The Prime Minister has sought to deflect responsibility for recent price rises onto the fuel retailers. That will only last so long. The politics of fuel is accelerating.

53 comments on “Retail Fuel politics”

  1. mango 1

    The truckies are being extremely foolish by doing this. Someone may point out that they already get a heavy subsidy from motorists fuel taxes. Oh wait….https://dogandlemon.com/media/petrol-taxes-are-subsidising-trucking-industry

    • ianmac 1.1

      Yes. Imagine if the Trucking Industry was asked to pay the true cost of Road Use/Repair.

      • mac1 1.1.1

        Does any one have that figure, ianmac? It’s a question I was asking last week.

        In other words, what percentage do road user charges compensate for, to reflect the true effect of our 60 tonne juggernauts upon roads.

      • shadrach 1.1.2

        Or cyclists? Seriously though, the transport market is riddled with cross subsidy. Cyclists are being given an increasing share of roading infrastructure, yet pay nothing directly in the way of fuel tax or RUC. Owners of above ‘trailer sized’ boats are paying petrol tax, and yet only rarely use roading infrastructure. Drivers of electric/hybrid cars are not a proportionate contribution to roading infrastructure. The list goes on. I wonder what would happen if the true cost of transport infrastructure (private and public) was passed on via a truly user pays basis?

        • Antoine 1.1.2.1

          > I wonder what would happen if the true cost of transport infrastructure (private and public) was passed on via a truly user pays basis?

          Impossible

          A.

          • KJT 1.1.2.1.1

            The present bleating from trucking firms would look like the calm before the storm. Trucking pays less than 40% of their road costs.

            Then there are the other costs. A truck emits 32 times more green house gas than a, diesel, train per container mile. A ship emits even less than a train. Current coastal ships, what is left of them, carry around 800 containers each.
            Without even going into the cost of road congestion, duplication and inefficiency.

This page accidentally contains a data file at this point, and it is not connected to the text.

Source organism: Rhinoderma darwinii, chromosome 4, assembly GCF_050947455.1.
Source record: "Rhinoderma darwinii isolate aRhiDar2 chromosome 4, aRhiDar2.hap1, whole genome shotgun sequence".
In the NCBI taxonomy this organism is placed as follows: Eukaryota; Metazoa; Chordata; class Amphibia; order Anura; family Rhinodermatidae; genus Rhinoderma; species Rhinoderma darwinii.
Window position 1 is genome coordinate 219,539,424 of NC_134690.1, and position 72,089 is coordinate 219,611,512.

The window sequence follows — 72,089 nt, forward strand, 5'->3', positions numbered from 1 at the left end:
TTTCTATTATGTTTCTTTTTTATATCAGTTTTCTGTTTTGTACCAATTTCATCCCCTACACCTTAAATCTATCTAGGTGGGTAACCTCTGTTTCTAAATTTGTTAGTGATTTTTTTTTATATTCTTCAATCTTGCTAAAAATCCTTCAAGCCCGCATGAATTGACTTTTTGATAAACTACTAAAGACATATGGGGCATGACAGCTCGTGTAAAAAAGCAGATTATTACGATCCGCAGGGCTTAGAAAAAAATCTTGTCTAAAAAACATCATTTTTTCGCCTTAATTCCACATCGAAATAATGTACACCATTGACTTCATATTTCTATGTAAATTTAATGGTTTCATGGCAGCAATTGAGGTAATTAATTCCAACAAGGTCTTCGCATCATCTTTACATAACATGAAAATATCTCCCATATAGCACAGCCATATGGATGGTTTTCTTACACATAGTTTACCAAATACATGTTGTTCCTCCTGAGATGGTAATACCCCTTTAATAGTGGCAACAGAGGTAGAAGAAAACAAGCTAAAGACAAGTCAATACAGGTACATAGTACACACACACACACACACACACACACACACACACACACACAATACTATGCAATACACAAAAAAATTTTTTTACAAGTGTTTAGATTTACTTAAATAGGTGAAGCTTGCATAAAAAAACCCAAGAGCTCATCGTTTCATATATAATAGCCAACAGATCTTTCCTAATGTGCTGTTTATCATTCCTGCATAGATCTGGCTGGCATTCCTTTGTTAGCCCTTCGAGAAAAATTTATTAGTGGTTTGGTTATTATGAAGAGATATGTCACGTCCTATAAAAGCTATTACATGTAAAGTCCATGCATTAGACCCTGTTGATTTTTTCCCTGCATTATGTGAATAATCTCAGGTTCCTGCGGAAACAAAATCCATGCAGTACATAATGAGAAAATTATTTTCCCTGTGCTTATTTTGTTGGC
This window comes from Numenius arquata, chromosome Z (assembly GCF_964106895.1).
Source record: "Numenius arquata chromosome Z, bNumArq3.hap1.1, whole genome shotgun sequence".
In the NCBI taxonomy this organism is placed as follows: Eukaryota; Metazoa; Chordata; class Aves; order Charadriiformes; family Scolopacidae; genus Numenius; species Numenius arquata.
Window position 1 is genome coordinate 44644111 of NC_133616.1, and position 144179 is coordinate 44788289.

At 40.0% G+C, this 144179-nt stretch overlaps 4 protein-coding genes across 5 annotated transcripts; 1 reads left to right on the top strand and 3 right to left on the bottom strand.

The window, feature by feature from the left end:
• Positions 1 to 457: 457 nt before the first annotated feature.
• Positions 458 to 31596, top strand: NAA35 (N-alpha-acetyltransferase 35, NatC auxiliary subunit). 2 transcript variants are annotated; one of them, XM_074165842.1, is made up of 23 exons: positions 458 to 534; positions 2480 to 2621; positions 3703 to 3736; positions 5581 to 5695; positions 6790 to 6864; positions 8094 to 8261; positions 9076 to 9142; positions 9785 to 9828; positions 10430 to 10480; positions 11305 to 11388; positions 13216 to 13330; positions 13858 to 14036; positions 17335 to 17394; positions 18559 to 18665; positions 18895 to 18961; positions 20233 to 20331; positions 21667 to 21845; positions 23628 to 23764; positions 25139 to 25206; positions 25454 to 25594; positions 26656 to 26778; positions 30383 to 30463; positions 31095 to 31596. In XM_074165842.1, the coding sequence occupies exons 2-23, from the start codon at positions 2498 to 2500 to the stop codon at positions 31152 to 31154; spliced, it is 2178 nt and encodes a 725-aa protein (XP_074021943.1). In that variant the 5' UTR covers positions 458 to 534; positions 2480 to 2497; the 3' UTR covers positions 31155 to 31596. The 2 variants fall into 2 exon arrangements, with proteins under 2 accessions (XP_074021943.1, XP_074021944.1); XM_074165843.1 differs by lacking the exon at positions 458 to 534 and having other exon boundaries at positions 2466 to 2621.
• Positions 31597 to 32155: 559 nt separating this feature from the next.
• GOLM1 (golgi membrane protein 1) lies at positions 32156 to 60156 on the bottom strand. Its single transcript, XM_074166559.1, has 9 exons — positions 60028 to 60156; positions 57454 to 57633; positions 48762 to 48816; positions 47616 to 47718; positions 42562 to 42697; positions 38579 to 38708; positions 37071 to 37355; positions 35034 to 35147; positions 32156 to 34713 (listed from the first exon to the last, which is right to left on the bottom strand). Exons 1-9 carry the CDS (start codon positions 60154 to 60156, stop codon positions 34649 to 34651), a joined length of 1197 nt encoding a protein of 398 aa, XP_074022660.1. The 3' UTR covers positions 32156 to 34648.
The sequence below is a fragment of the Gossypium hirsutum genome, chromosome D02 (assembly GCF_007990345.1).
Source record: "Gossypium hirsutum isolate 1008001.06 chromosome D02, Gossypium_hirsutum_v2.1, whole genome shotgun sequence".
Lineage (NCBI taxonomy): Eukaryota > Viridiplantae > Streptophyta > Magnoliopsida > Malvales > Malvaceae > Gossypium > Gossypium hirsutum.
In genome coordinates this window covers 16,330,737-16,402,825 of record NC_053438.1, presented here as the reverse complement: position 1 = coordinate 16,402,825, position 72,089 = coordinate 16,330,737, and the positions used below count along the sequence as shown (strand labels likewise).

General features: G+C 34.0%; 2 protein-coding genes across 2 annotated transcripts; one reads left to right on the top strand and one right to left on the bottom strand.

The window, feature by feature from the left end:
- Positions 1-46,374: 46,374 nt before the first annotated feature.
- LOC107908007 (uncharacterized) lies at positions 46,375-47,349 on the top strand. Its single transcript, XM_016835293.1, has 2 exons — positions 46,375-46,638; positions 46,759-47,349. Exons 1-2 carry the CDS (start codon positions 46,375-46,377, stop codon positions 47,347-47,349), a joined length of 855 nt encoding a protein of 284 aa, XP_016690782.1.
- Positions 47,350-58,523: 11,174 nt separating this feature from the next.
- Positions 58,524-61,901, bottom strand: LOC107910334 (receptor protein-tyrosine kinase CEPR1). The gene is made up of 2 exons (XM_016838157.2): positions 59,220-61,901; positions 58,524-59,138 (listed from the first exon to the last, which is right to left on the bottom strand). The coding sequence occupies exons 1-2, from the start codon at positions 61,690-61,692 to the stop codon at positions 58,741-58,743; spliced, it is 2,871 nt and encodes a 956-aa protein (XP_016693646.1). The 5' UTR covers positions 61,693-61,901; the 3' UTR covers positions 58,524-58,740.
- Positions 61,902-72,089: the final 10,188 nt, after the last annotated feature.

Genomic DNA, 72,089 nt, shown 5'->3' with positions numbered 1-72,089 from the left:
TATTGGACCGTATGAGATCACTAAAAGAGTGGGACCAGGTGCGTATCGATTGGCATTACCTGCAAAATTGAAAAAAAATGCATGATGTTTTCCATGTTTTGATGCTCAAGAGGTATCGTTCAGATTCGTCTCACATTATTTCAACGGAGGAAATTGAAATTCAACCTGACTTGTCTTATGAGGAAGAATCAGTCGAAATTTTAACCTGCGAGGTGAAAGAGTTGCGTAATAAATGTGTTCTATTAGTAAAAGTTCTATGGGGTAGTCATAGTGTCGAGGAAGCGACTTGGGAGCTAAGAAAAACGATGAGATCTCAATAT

Subsidies to trucks makes shipping and rail appear uneconomic.

            That the Government collects more in petrol taxes, than RUC’s, despite trucks total road costs being an order of magnitude more than cars, tells it all.
            The trucking lobby also hopes we will ignore the, additional, considerable costs to rate payers, of maintaining urban roads.

        • Gabby 1.1.2.2

          A lot of cyclists also drive motor vehicles shadders.

          • shadrach 1.1.2.2.1

            Not on the cycle lanes we are paying for.

            • Gabby 1.1.2.2.1.1

              And them shadders, they’re paying too.

              • shadrach

                They are paying for the roads they drive on. When they cycle they are contributing nothing. If cyclists paid a RUC, like diesel users…

                • Tricledrown

                  Shadrach RUC’s on diesel don’t cover all costs either rates and taxes pay for a good percentage.
                  Trucks do 10to 15,000 times more damage to the roads.
                  A 55tonne truck will do 10,000 times more damage than a car an 85 tonne truck 15,000 times more damage.
                  So a cycle at around 20kg does swfa.

                  • shadrach

                    Yes, I agree, but I would say that the cost of cycle lanes has been significant, and often carry a very small number of cyclists. Why shouldn’t cyclists contribute to that cost directly?

                • Gabby

                  When you’re sitting on your arse in front of the telly you’re not paying anything ether shadders. What’s your point?

        • KJT 1.1.2.3

          Cyclists. Unlike trucking firms, pay rates.

          Rates pay for urban roads and cycle-ways.

      • Chuck 1.1.3

        They would pass it back onto the consumer. Freight costs would increase.

        So either a subsidy or price increase…take your pick.

  2. Tiger Mountain 2

    employer/owner organised and or sanctioned, “truck strikes” have been a concern since the reactionary role they played in the the lead up to the 1973 Chile coup, and people should realise these road hogs already get substantial taxpayer subsidies